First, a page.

Wurreka means “to speak” in Wemba Wemba
Wurreka, the etched zinc wall by Judy Watson, spans the north wall of Birrarung Gallery and surrounds the entry to First Peoples.
In designing Bunjilaka, the architects realised the potential of the long, curved interior wall for a powerful work of art. The museum held a competition to select a design for the wall. The winning proposal came from Waanyi artist Judy Watson from Queensland.
Judy worked collaboratively with local communitites and artists in developing the design for the zinc wall. In 1999, she travelled around Victoria talking to community members, viewing landscapes and visiting key Aboriginal cultural sites. She also examined objects in the care of the museum.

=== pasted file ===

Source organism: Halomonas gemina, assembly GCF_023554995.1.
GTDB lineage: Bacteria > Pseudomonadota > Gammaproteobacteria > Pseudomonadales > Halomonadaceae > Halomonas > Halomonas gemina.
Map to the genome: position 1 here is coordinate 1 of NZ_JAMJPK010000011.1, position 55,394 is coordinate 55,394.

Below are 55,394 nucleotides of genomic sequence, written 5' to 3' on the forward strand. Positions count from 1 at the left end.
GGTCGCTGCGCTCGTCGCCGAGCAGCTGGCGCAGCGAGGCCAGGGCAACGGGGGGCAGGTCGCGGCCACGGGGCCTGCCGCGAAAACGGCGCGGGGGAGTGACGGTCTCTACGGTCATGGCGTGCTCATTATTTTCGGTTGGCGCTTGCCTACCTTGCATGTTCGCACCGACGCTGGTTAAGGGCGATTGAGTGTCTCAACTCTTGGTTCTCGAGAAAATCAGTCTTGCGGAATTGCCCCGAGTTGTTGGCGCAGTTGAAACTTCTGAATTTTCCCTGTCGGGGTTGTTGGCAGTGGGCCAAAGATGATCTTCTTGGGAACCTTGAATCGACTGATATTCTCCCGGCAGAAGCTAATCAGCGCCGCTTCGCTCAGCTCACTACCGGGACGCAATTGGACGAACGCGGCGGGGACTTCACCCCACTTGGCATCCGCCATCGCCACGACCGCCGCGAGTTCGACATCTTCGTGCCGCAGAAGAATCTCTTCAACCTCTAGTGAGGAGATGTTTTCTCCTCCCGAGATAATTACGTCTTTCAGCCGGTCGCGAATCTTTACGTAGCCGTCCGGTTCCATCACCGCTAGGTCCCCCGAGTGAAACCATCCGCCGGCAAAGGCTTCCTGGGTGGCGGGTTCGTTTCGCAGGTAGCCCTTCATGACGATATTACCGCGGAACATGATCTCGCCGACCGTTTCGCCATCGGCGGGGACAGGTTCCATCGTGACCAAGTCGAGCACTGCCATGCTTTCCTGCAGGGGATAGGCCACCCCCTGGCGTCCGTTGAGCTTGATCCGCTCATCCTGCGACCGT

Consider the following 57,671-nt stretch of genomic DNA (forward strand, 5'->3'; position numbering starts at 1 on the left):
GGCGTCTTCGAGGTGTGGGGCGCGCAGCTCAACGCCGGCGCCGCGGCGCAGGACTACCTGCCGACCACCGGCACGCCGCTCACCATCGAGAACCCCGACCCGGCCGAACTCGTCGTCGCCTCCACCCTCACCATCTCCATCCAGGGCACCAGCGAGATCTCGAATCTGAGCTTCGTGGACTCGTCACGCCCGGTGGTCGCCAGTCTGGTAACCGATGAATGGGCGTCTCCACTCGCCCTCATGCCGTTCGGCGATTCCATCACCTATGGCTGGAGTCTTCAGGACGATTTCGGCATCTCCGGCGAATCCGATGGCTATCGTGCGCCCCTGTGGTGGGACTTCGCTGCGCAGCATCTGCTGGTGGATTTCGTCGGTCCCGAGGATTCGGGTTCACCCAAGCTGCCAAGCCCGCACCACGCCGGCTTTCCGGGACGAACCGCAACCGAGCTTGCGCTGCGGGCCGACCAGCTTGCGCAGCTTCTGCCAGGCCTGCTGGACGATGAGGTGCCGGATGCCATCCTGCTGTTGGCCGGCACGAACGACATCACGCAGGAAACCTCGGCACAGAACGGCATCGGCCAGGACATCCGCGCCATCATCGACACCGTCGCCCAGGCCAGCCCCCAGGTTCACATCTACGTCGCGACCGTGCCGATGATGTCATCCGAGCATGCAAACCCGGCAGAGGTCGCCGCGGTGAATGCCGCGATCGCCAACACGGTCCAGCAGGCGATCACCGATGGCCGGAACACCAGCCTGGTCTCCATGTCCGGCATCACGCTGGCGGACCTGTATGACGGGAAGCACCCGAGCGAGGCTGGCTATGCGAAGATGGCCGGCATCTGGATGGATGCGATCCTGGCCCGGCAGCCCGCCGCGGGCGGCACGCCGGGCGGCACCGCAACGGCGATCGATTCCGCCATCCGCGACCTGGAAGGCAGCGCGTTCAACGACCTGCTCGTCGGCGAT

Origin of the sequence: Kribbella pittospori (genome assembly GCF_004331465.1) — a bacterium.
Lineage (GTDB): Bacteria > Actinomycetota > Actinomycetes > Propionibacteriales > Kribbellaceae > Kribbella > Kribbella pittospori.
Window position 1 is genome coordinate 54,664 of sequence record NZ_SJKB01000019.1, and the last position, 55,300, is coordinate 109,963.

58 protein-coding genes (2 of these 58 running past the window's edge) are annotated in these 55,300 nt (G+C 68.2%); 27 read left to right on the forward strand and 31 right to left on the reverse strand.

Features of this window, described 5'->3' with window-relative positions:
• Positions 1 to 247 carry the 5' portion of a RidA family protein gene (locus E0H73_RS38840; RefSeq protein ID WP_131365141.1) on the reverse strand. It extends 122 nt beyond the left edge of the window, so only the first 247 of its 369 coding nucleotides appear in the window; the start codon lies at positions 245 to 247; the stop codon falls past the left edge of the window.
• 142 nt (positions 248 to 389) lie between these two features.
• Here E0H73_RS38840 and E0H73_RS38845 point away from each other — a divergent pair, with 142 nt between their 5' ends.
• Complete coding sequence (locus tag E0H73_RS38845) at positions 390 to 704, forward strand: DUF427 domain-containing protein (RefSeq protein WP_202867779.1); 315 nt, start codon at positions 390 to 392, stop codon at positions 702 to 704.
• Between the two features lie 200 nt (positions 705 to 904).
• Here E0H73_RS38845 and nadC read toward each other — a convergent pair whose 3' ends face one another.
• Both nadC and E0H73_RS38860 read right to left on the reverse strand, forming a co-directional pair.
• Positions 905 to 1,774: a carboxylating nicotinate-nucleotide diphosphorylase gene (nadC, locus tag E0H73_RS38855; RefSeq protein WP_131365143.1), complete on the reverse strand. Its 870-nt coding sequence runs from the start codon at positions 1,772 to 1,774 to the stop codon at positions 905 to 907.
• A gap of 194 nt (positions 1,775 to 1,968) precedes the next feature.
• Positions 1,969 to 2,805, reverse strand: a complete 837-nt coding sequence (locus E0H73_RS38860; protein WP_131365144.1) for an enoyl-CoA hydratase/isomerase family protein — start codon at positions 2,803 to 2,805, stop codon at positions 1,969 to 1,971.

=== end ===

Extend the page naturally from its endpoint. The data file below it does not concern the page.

Community members visited the project at the Australian Print Workshop and suggested symbols and objects for inclusion. The work thus developed in an organic fashion over several months – a process Judy called 'an ongoing conversation'. A total of 74 panels with etched designs were produced, each reflecting imagery from Aboriginal cultural heritage and landscapes of Victoria.
I hope that Wurreka will be a 'learning wall' and a resource for people, particularly children, wanting to learn more about Victoria's Aboriginal culture. I want the work to have a fluid, dreamlike quality; objects will be floating actoss the panels as though on the edge of memory. It is about survival, resilience, resistance and strength.
Being an Aboriginal person from another Country (north-western Queensland), I was respectful of using this material. There was an inherent generosity in this sharing of culture.Judy Watson, 1999
Curator Lindy Allen and Anne Virgo of the Australian Print Workshop talk about Judy Watson's artwork, Wurreka, that welcomes visitors to Bunjilaka Aboriginal Cultural Centre at Melbourne Museum.